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Goldens4Ever February 10th, 2008 02:10 AM

Great Life "Rubicon" Dog Food
I stumbled across this line of food tonight. It is called [B][I]Great Life "Rubicon" [/I][/B]dog food, which is grain-free & potato-free. Anyone ever heard of it? This company makes some [I]interesting[/I] statements about the use of potato in dog foods.


rainbow February 11th, 2008 02:37 AM

I have heard of it but didn't think it had enough meat in it so didn't check it any closer. Very interesting about the potato claim though.

rainbow February 11th, 2008 02:47 AM

I just did a search and found this statement from [url][/url] ...

This is a carcinogenic compound formed at cooking temperatures of about 250F in foods containing certain sugars and the amino acid asparagine (found in large amounts in potatoes and cereal grains). It is formed in a chemical process called the Maillard reaction.4, 5 Most dry pet foods contain cereal grains or potatoes, and they are processed at high temperatures (200300F at high pressure during extrusion; baked foods are cooked at well over 500F); these are perfect conditions for the Maillard reaction. In fact, the Maillard reaction is considered desirable in the production of pet food because it imparts a palatable taste, even though it reduces the bioavailability of some amino acids, including taurine and lysine.6 The content and potential effects of acrylamide formation in pet foods are unknown. [/QUOTE]

rainbow February 11th, 2008 03:21 AM

According to this website ([url][/url]) acrylamide is also found in sweet potatoes and yams are an ingredient in Great Life Rubicon food. :rolleyes:

[QUOTE]Acrylamides also form in other starches, such as toasted oats, flour, or sweet potatoes. Being organic doesn't seem to affect the presence of acrylamides. [/QUOTE]

Love4himies February 11th, 2008 12:22 PM

Orijen is cooked at low temps to avoid this:


Love4himies February 11th, 2008 12:23 PM

I was just thinking does this mean we have a carcinogen when we cook potatoes too?

CearaQC February 11th, 2008 12:31 PM

Hubby's nephew is working on his masters degree in Bio Chemistry. I'll pass along the question and see what he can find out.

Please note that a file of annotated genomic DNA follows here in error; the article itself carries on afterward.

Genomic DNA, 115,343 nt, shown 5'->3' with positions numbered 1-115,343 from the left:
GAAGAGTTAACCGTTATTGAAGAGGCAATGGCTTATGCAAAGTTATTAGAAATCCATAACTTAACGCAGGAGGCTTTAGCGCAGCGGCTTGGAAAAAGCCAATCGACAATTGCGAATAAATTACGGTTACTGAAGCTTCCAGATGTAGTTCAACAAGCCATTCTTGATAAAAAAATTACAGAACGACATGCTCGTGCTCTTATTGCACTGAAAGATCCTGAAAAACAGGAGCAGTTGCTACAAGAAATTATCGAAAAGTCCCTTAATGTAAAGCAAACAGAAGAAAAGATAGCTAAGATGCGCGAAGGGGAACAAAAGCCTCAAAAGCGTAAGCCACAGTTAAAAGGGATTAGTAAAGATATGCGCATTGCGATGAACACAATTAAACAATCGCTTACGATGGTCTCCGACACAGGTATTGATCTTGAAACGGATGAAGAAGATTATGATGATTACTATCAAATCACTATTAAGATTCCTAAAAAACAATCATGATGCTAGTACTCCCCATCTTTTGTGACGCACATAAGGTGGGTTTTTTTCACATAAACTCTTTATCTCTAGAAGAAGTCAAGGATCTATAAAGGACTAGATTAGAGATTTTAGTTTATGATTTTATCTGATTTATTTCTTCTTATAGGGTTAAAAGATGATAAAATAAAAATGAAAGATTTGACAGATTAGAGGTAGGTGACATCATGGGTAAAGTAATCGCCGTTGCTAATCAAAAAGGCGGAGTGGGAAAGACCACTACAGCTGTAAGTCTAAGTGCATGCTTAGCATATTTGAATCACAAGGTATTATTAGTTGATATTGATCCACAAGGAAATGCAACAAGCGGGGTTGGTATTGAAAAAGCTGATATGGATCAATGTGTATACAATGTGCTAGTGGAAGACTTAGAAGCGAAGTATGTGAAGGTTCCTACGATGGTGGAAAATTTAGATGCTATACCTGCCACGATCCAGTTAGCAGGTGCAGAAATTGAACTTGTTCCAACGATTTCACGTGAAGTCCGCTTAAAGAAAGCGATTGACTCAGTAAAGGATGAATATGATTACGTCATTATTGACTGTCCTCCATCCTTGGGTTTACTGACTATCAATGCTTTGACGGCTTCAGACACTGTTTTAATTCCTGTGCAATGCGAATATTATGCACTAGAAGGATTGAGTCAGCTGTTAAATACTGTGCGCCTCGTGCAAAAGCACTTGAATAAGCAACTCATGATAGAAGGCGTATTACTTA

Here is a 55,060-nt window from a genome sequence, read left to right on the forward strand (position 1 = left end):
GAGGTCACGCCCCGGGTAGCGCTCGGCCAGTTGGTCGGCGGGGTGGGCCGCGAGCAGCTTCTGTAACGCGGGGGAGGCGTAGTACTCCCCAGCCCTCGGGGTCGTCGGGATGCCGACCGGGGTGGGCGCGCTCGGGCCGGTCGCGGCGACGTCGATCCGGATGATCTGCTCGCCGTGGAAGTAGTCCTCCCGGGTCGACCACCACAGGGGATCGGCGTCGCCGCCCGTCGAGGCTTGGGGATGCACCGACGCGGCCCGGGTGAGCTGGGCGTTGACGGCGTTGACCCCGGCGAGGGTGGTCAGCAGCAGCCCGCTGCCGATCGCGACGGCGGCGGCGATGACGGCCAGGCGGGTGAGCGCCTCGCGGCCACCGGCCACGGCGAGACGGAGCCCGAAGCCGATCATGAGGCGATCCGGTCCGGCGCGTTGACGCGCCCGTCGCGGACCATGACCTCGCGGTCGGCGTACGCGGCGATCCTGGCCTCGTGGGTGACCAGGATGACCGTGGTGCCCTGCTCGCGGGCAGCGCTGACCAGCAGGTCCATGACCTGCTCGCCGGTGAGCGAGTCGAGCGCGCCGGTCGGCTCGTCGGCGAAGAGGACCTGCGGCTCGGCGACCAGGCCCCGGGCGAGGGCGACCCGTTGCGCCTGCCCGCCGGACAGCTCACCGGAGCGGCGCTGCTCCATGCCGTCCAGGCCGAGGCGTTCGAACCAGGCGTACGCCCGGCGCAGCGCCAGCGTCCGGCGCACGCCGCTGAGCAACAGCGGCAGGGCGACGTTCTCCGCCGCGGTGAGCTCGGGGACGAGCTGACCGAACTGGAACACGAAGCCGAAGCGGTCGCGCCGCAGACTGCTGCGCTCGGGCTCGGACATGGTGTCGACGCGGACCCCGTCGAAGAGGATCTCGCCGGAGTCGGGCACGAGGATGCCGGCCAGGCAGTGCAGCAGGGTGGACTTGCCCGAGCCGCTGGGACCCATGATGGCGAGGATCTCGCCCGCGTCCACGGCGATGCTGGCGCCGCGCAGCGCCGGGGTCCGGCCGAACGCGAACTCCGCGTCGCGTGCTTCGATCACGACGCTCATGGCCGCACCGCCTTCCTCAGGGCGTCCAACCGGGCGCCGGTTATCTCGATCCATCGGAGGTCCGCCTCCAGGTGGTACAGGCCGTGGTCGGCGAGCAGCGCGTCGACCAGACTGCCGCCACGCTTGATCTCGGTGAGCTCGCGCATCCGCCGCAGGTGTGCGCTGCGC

According to the Wiki site on Acrylamide, that compound isn't present from boiling. Just baking and frying. :shrug:


[quote]However, studies in human populations have failed to produce consistent results, and it remains unclear whether this is due to a reduced risk in a natural setting or the methodological difficulties inherent in such studies. For example, it might be difficult to isolate the effects of acrylamide because it is so ubiquitous in Western diets.[/quote]

rainbow February 11th, 2008 12:33 PM

[QUOTE=Love4himies;545135]Orijen is cooked at low temps to avoid this:


Yeah, Orijen is cooked at 195 Celsius. :thumbs up

Kinguni February 11th, 2008 04:44 PM

[QUOTE=rainbow;545143]Yeah, Orijen is cooked at 195 Celsius. :thumbs up[/QUOTE]

90C actually. Even better.:thumbs up

rainbow February 11th, 2008 05:04 PM

[QUOTE=Kinguni;545227]90C actually. Even better.:thumbs up[/QUOTE] are right. It is 195 degrees Fahrenheit. Thanks for correcting me. :thumbs up

gypsy_girl February 12th, 2008 07:29 AM

So is GO! Natural! (cooked at 90 degrees)

PetTrustCC August 14th, 2011 12:40 PM

@Rainbow - Great Life Rubicon food -
[QUOTE=rainbow;544966]According to this website ([url][/url]) acrylamide is also found in sweet potatoes and yams are an ingredient in Great Life Rubicon food. :rolleyes:[/QUOTE]

Sweet Potatoes and Yams are not the same. Yams are in Rubicon. Sweet Potatoes are not.


"The true yam is the tuber of a tropical vine (Dioscorea batatas) and is not even distantly related to the sweet potato."

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